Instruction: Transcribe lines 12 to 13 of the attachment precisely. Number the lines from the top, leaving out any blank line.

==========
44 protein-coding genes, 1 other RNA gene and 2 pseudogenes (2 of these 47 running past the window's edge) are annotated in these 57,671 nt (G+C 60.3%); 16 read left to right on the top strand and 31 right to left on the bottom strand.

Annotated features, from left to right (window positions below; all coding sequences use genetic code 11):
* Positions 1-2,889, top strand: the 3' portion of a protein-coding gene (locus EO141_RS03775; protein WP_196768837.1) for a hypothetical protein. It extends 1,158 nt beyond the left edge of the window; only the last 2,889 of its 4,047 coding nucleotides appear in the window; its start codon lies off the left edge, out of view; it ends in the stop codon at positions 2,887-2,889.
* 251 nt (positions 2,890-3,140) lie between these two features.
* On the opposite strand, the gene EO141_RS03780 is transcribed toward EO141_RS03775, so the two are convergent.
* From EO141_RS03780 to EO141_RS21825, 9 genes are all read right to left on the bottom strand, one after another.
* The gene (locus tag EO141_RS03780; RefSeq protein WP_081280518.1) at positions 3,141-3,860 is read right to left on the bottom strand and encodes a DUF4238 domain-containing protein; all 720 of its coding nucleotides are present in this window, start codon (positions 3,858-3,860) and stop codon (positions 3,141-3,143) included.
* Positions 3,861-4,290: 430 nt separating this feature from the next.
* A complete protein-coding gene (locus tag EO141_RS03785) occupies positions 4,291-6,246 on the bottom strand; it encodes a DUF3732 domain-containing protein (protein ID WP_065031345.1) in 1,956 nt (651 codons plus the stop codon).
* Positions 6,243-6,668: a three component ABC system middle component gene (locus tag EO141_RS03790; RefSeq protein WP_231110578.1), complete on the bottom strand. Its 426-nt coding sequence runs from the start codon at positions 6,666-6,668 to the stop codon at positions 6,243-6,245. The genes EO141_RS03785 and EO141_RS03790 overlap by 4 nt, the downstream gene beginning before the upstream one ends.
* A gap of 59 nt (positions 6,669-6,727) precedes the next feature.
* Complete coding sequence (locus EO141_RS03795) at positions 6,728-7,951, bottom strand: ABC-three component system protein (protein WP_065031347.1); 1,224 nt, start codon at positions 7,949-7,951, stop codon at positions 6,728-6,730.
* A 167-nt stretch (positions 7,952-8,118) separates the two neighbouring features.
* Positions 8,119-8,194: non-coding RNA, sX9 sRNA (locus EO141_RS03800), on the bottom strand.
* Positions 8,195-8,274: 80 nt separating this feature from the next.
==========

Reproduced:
* Complete coding sequence (locus EO141_RS03795) at positions 6,728-7,951, bottom strand: ABC-three component system protein (protein WP_065031347.1); 1,224 nt, start codon at positions 7,949-7,951, stop codon at positions 6,728-6,730.
* A 167-nt stretch (positions 7,952-8,118) separates the two neighbouring features.